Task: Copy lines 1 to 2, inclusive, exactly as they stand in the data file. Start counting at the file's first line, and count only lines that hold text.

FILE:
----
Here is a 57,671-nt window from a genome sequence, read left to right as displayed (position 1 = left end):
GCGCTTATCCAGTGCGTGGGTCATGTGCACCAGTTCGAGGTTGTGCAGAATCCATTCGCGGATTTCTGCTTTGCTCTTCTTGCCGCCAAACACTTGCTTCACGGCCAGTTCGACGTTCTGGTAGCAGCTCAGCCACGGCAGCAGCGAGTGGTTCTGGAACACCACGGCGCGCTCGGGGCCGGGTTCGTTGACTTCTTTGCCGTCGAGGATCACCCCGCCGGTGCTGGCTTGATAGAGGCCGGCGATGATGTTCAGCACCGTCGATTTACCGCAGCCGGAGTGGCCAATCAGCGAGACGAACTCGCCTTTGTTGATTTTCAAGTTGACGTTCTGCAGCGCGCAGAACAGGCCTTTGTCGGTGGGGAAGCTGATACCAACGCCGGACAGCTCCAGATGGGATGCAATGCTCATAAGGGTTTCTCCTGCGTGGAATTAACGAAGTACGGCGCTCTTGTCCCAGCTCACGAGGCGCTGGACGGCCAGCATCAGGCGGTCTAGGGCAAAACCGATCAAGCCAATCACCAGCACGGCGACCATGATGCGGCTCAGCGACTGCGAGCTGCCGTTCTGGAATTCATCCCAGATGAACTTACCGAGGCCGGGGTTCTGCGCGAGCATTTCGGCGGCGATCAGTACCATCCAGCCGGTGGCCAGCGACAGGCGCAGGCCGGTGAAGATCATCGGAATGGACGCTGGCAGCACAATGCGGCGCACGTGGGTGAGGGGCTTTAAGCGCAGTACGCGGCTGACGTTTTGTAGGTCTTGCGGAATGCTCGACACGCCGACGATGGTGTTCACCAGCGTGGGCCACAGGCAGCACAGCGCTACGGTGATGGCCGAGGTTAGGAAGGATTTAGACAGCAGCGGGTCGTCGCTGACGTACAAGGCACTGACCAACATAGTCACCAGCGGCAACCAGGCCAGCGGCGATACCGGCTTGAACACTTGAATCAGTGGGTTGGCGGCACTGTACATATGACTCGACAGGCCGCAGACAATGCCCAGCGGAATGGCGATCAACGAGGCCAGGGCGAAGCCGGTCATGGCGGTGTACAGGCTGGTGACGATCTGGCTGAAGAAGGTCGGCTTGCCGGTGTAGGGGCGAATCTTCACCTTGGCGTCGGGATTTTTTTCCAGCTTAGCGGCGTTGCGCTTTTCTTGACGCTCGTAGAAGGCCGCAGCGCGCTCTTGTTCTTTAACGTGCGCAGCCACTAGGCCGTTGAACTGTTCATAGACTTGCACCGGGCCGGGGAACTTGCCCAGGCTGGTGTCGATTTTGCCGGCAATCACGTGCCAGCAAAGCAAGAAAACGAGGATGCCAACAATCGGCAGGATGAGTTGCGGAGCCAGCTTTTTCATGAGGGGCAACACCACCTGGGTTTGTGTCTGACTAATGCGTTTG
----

Here is a 57,671-nt window from a genome sequence, read left to right as displayed (position 1 = left end):
GCGCTTATCCAGTGCGTGGGTCATGTGCACCAGTTCGAGGTTGTGCAGAATCCATTCGCGGATTTCTGCTTTGCTCTTCTTGCCGCCAAACACTTGCTTCACGGCCAGTTCGACGTTCTGGTAGCAGCTCAGCCACGGCAGCAGCGAGTGGTTCTGGAACACCACGGCGCGCTCGGGGCCGGGTTCGTTGACTTCTTTGCCGTCGAGGATCACCCCGCCGGTGCTGGCTTGATAGAGGCCGGCGATGATGTTCAGCACCGTCGATTTACCGCAGCCGGAGTGGCCAATCAGCGAGACGAACTCGCCTTTGTTGATTTTCAAGTTGACGTTCTGCAGCGCGCAGAACAGGCCTTTGTCGGTGGGGAAGCTGATACCAACGCCGGACAGCTCCAGATGGGATGCAATGCTCATAAGGGTTTCTCCTGCGTGGAATTAACGAAGTACGGCGCTCTTGTCCCAGCTCACGAGGCGCTGGACGGCCAGCATCAGGCGGTCTAGGGCAAAACCGATCAAGCCAATCACCAGCACGGCGACCATGATGCGGCTCAGCGACTGCGAGCTGCCGTTCTGGAATTCATCCCAGATGAACTTACCGAGGCCGGGGTTCTGCGCGAGCATTTCGGCGGCGATCAGTACCATCCAGCCGGTGGCCAGCGACAGGCGCAGGCCGGTGAAGATCATCGGAATGGACGCTGGCAGCACAATGCGGCGCACGTGGGTGAGGGGCTTTAAGCGCAGTACGCGGCTGACGTTTTGTAGGTCTTGCGGAATGCTCGACACGCCGACGATGGTGTTCACCAGCGTGGGCCACAGGCAGCACAGCGCTACGGTGATGGCCGAGGTTAGGAAGGATTTAGACAGCAGCGGGTCGTCGCTGACGTACAAGGCACTGACCAACATAGTCACCAGCGGCAACCAGGCCAGCGGCGATACCGGCTTGAACACTTGAATCAGTGGGTTGGCGGCACTGTACATATGACTCGACAGGCCGCAGACAATGCCCAGCGGAATGGCGATCAACGAGGCCAGGGCGAAGCCGGTCATGGCGGTGTACAGGCTGGTGACGATCTGGCTGAAGAAGGTCGGCTTGCCGGTGTAGGGGCGAATCTTCACCTTGGCGTCGGGATTTTTTTCCAGCTTAGCGGCGTTGCGCTTTTCTTGACGCTCGTAGAAGGCCGCAGCGCGCTCTTGTTCTTTAACGTGCGCAGCCACTAGGCCGTTGAACTGTTCATAGACTTGCACCGGGCCGGGGAACTTGCCCAGGCTGGTGTCGATTTTGCCGGCAATCACGTGCCAGCAAAGCAAGAAAACGAGGATGCCAACAATCGGCAGGATGAGTTGCGGAGCCAGCTTTTTCATGAGGGGCAACACCACCTGGGTTTGTGTCTGACTAATGCGTTTG